ENGINEERING ALLOSTERIC RIBOSWITCHES AND RIBOZYMES
Artificial or modified ribozymes have enormous potential in medicine and biotechnology. The ability to control the activity of a ribozyme would be very advantageous. If a ribozyme were engineered to cleave mRNA that causes rampant growth of cancer cells, controlling its action could prevent cancer from spreading. Additionally, ribozymes could be engineered into genes used for gene therapy. By controlling the ribozyme, the clinician could modulate when and where the gene is expressed. Such control could be exerted by building riboswitches into the ribozymes and then controlling self-destruction by the presence or absence of a small effector molecule, as happens naturally in the glmS gene described earlier.
In order to engineer a ribozyme to cleave only in the presence of a certain effector molecule, a combination of modular design and in vitro selection is used. Modular design takes various domains from different ribozymes and merges them to create a new molecule. For example, the catalytic core of a particular hammerhead ribozyme can be genetically linked to the binding domain of another, changing the binding specificity of the original ribozyme (Fig. 5.33A).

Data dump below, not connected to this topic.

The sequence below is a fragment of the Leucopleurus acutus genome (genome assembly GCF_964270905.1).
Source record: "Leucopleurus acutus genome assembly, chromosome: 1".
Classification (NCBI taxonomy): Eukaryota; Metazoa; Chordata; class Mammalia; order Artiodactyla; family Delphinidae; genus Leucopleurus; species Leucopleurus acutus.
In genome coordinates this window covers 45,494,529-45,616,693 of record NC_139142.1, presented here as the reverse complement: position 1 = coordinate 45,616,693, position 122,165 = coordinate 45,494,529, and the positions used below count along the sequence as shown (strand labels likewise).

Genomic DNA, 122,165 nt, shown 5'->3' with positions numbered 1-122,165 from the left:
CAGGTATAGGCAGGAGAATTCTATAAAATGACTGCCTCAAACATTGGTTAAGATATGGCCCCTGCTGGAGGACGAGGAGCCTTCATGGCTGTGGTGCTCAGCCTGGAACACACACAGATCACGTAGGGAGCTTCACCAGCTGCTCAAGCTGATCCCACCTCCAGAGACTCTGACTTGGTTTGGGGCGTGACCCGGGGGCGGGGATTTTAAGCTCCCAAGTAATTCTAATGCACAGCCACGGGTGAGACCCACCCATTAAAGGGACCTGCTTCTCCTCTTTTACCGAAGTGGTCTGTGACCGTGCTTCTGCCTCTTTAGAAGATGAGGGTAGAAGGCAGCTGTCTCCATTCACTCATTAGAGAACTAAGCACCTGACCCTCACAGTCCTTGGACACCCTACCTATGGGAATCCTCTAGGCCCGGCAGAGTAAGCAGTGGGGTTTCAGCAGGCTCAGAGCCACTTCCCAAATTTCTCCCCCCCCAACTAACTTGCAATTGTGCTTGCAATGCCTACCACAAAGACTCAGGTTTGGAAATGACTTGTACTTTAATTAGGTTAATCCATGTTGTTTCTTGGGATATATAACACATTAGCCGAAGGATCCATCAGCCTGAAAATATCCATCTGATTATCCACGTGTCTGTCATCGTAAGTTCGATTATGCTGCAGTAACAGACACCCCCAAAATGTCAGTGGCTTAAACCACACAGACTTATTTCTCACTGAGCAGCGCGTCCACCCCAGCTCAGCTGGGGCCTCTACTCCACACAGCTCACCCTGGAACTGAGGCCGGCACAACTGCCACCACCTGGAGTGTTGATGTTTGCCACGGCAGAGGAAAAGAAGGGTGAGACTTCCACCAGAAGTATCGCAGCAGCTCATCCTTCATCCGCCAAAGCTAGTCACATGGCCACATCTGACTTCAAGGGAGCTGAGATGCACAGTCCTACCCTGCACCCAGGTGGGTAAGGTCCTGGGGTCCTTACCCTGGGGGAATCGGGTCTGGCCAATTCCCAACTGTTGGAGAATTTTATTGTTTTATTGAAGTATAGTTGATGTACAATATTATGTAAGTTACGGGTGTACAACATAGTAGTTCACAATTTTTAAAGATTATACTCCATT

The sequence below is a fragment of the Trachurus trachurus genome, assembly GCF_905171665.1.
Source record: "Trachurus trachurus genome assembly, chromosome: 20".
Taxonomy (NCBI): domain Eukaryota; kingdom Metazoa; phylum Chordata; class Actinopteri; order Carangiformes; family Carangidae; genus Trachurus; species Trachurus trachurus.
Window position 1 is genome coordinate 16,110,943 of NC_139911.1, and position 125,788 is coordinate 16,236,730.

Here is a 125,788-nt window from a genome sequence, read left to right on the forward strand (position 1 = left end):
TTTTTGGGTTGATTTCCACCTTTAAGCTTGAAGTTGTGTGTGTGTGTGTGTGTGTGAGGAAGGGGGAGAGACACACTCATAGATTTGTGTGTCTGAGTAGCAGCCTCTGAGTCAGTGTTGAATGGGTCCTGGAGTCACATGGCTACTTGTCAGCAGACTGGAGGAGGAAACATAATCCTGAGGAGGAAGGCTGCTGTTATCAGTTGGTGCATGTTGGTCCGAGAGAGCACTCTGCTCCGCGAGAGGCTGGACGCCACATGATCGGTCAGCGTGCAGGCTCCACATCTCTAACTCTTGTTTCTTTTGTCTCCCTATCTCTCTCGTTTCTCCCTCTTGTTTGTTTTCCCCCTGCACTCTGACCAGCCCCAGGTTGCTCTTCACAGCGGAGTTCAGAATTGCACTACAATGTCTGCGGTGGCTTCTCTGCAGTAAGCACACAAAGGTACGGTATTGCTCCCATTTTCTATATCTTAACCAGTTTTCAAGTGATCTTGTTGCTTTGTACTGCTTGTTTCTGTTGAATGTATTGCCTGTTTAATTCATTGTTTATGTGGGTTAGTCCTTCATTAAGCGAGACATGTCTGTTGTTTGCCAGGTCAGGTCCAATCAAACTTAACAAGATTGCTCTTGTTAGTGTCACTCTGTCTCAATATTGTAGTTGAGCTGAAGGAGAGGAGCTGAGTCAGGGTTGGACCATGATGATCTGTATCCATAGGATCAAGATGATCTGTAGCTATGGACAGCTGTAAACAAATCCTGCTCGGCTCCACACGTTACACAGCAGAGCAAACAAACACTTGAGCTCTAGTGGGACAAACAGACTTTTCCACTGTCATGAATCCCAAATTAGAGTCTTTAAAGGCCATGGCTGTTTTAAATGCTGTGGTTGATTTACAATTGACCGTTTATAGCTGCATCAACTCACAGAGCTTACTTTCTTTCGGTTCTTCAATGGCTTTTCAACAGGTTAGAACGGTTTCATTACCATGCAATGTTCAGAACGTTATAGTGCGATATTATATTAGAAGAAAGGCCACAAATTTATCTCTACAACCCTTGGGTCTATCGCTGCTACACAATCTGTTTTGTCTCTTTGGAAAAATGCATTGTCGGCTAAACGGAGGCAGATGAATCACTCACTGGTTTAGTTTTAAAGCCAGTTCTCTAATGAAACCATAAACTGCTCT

Artificial allosteric riboswitches have been selected by combining the ribozyme catalytic core with a pool of many different random sequences (see Fig. 5.33B). Some of the random sequences will, it is hoped, have the ability to bind the chosen effector and thus represent a pool of possible riboswitches. Some of the combinations will catalyze self-cleavage or substrate cleavage without regulation, and these must be eliminated. If the ribozyme construct cleaves itself, the products will move faster during electrophoresis. Therefore, the pool of possible riboswitch/ribozymes is electrophoresed, and the slower moving, uncleaved RNAs are isolated from the gel. Next, the uncleaved ribozymes are mixed with the chosen effector and incubated under cleavage-promoting conditions. This step is the positive selection step, and any ribozyme that undergoes cleavage in the presence of the effector is isolated. As before, the ribozymes are separated by gel electrophoresis, but this time the cleaved (shorter and faster) molecules are isolated. Cloning and sequencing of the isolated ribozyme constructs determines the sequence of the riboswitch domain.
Some effectors that researchers have used to control riboswitches include cyclic GMP, cyclic AMP, and cyclic CMP. Allosteric ribozymes have been artificially created that respond not only to small organic molecules such as cyclic AMP, but also to oligonucleotides, proteins, and even metal ions.